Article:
Elizabeth Fee, who died in 2018, is probably most known for her work documenting and analyzing the HIV/AIDS epidemic.
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The Penn Libraries collections include 19th and 20th century Sanskrit series that made old, rare, and foundational Sanskrit texts available to a wide-ranging audience.
The Penn Libraries has transformed its former Biomedical Library into a dynamic space with a new name: the Biotech Commons.
Thanks to a generous gift from Lawrence J. Schoenberg, grants from the National Endowment for the Humanities, and private donations, SCETI has spent the past 25 years digitizing collections and making them available online.
Claudy Jongstra's mural does more than evoke the natural world: it is intimately and continuously affected by it.
Hill is an award-winning trans-disciplinary artist whose practice draws upon archives and oral histories collected by individuals and communities.
Find popular books on the first floor of the Van Pelt-Dietrich Library Center.
This fall, the Libraries is rolling out new services and resources that will help connect library users with the materials and expertise they need.
This database assembles many substantial clusters of material offering in-depth case studies in America, the Caribbean, Brazil and Cuba along with important material examining European, Islamic and African involvement in the slave trade. The range of material is vast and serves as a complement to the U.S.- and English-focused Slavery and Anti-Slavery database. It can also be searched with comple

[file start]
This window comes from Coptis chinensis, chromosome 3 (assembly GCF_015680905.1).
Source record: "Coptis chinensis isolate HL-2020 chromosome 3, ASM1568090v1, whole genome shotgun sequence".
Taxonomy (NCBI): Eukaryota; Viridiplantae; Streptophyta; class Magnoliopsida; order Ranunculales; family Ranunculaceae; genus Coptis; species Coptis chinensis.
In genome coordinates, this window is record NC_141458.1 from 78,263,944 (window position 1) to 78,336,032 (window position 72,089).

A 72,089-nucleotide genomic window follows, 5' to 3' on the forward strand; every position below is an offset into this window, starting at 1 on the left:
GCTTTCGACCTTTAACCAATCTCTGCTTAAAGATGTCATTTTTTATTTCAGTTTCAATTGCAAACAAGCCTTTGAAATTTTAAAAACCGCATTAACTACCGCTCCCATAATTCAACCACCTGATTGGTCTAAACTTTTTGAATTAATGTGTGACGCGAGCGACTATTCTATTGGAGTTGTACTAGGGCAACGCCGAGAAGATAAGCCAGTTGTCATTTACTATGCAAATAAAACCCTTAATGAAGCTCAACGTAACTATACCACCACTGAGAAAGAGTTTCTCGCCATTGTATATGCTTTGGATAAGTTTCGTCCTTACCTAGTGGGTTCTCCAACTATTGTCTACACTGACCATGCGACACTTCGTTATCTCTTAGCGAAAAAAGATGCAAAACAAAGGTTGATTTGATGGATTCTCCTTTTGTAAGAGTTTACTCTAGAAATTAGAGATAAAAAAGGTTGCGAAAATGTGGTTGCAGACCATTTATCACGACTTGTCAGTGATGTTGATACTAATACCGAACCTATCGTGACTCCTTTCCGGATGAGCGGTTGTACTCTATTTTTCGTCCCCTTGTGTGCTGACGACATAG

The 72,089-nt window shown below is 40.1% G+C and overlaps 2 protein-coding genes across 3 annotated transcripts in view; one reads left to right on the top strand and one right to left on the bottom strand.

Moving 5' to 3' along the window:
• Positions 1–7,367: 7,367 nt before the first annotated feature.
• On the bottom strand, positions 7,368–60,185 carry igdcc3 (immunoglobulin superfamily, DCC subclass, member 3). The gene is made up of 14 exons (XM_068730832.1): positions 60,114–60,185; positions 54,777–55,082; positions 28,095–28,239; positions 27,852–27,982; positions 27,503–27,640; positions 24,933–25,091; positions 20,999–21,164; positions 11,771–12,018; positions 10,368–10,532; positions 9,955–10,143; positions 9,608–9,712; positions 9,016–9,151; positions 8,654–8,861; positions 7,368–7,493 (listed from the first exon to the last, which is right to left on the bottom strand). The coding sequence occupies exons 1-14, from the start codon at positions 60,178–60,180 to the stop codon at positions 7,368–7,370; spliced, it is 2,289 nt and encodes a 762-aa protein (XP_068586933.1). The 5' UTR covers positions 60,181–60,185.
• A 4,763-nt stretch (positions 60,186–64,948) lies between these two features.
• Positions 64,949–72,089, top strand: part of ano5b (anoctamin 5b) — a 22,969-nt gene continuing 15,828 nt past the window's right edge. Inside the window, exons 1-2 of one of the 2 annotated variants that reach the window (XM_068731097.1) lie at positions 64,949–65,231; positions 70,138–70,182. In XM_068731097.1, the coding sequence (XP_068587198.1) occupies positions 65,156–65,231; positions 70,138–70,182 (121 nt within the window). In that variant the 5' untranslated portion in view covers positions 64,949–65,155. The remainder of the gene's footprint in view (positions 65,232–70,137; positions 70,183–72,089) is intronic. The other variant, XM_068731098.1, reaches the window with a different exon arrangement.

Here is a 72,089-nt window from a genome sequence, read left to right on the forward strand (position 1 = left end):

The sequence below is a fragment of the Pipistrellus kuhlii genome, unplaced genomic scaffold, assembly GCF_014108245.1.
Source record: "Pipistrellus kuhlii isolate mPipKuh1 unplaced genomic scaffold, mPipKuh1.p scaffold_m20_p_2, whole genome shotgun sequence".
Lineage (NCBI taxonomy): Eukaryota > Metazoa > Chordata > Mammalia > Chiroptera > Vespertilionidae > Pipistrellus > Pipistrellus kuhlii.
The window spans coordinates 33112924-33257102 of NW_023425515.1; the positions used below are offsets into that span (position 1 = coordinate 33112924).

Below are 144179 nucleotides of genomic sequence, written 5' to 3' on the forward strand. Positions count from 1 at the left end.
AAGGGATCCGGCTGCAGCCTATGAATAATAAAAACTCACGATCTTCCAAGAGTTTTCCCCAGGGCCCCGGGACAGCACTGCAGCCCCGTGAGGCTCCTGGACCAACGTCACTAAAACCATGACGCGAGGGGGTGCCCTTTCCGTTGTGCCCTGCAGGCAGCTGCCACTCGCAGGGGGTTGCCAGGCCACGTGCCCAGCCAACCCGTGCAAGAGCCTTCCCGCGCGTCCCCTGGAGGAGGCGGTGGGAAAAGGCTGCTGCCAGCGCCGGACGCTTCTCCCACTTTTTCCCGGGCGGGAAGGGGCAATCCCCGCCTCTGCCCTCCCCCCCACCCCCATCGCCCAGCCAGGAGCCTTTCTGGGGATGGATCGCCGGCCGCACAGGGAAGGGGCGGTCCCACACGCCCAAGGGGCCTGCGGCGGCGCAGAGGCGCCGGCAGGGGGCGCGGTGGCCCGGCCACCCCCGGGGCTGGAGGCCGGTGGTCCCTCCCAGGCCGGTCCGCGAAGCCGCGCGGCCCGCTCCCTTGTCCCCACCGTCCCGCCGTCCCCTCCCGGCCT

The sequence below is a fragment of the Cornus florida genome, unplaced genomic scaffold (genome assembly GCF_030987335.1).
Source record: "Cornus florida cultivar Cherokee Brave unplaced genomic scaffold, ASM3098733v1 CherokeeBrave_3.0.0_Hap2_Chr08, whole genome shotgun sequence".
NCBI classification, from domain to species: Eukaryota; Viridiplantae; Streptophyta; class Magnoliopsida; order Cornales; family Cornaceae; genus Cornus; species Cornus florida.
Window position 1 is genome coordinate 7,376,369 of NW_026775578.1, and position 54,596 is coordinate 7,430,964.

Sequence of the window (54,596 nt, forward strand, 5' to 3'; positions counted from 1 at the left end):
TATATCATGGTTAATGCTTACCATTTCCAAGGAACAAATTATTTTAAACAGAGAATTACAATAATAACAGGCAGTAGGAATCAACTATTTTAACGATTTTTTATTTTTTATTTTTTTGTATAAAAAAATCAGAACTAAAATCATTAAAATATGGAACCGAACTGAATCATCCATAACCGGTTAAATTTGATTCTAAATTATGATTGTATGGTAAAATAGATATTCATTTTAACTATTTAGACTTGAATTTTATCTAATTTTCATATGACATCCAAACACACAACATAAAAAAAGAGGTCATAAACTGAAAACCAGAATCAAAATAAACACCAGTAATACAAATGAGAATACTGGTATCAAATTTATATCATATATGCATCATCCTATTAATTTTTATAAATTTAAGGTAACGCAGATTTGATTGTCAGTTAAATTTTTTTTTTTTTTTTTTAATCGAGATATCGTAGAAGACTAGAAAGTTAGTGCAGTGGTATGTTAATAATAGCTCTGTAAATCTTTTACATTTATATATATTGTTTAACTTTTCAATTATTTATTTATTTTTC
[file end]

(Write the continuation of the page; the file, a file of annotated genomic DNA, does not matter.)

This digital collection of primary source documents helps us to understand existence on the edges of the anglophone world from 1650-1920. Discover the various European and colonial frontier regions of North America, Africa and Australasia through documents that reveal the lives of settlers and indigenous peoples in these areas.
Full-text searchable database containing color images of rare books, ephemera, maps and other materials relating to 19th and early 20th century London; designed for both teaching and study, from undergraduate to research students and beyond. Will be of interest to students and scholars from a wide range of disciplines, including literature, cultural studies, urban studies, and social history.
This database tells the story of medical advances during warfare from the mid-nineteenth century to the outbreak of the influenza epidemic in 1918 and the discovery of penicillin in 1927. The wealth of documents cover multiple conflicts as well as interwar developments from a range of perspectives.
Jessa Lingel is an assistant professor at Penn’s Annenberg School for Communication. Lingel’s scholarship focuses on the intersection of digital culture with social change: broadly speaking, she studies how communities — especially marginalized communities — employ technology to reinforce their values, objectives, and identities.